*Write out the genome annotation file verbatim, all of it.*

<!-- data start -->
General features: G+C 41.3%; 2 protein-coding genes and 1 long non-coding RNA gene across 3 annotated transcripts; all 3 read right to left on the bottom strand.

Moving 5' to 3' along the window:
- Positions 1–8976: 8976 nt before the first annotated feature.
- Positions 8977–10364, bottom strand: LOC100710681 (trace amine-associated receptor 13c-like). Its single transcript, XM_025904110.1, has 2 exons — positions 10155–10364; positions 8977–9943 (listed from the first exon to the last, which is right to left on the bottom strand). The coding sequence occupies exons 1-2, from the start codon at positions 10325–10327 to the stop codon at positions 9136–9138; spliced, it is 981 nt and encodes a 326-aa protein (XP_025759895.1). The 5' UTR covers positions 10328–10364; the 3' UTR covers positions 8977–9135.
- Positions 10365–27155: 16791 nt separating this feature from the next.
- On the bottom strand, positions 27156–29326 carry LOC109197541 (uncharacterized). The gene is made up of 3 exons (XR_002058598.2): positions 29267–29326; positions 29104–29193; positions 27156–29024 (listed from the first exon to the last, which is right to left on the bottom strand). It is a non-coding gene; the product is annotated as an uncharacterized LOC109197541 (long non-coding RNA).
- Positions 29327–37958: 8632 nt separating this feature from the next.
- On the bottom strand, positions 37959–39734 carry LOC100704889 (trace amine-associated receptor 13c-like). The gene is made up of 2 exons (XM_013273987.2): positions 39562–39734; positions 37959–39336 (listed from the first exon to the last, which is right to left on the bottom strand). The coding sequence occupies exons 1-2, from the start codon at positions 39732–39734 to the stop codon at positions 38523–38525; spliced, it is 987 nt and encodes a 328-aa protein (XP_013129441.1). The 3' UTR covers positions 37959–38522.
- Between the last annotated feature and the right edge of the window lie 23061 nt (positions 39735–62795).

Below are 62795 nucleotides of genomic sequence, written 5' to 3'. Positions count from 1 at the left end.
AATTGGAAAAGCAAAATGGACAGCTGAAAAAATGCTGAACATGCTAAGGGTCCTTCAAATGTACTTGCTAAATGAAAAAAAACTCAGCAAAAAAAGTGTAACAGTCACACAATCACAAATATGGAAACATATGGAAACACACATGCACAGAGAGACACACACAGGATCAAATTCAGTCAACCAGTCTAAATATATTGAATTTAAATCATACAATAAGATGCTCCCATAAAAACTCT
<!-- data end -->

General features: G+C 41.3%; 2 protein-coding genes and 1 long non-coding RNA gene across 3 annotated transcripts; all 3 read right to left on the bottom strand.

Moving 5' to 3' along the window:
- Positions 1–8976: 8976 nt before the first annotated feature.
- Positions 8977–10364, bottom strand: LOC100710681 (trace amine-associated receptor 13c-like). Its single transcript, XM_025904110.1, has 2 exons — positions 10155–10364; positions 8977–9943 (listed from the first exon to the last, which is right to left on the bottom strand). The coding sequence occupies exons 1-2, from the start codon at positions 10325–10327 to the stop codon at positions 9136–9138; spliced, it is 981 nt and encodes a 326-aa protein (XP_025759895.1). The 5' UTR covers positions 10328–10364; the 3' UTR covers positions 8977–9135.
- Positions 10365–27155: 16791 nt separating this feature from the next.
- On the bottom strand, positions 27156–29326 carry LOC109197541 (uncharacterized). The gene is made up of 3 exons (XR_002058598.2): positions 29267–29326; positions 29104–29193; positions 27156–29024 (listed from the first exon to the last, which is right to left on the bottom strand). It is a non-coding gene; the product is annotated as an uncharacterized LOC109197541 (long non-coding RNA).
- Positions 29327–37958: 8632 nt separating this feature from the next.
- On the bottom strand, positions 37959–39734 carry LOC100704889 (trace amine-associated receptor 13c-like). The gene is made up of 2 exons (XM_013273987.2): positions 39562–39734; positions 37959–39336 (listed from the first exon to the last, which is right to left on the bottom strand). The coding sequence occupies exons 1-2, from the start codon at positions 39732–39734 to the stop codon at positions 38523–38525; spliced, it is 987 nt and encodes a 328-aa protein (XP_013129441.1). The 3' UTR covers positions 37959–38522.
- Between the last annotated feature and the right edge of the window lie 23061 nt (positions 39735–62795).

Below are 62795 nucleotides of genomic sequence, written 5' to 3'. Positions count from 1 at the left end.
AATTGGAAAAGCAAAATGGACAGCTGAAAAAATGCTGAACATGCTAAGGGTCCTTCAAATGTACTTGCTAAATGAAAAAAAACTCAGCAAAAAAAGTGTAACAGTCACACAATCACAAATATGGAAACATATGGAAACACACATGCACAGAGAGACACACACAGGATCAAATTCAGTCAACCAGTCTAAATATATTGAATTTAAATCATACAATAAGATGCTCCCATAAAAACTCT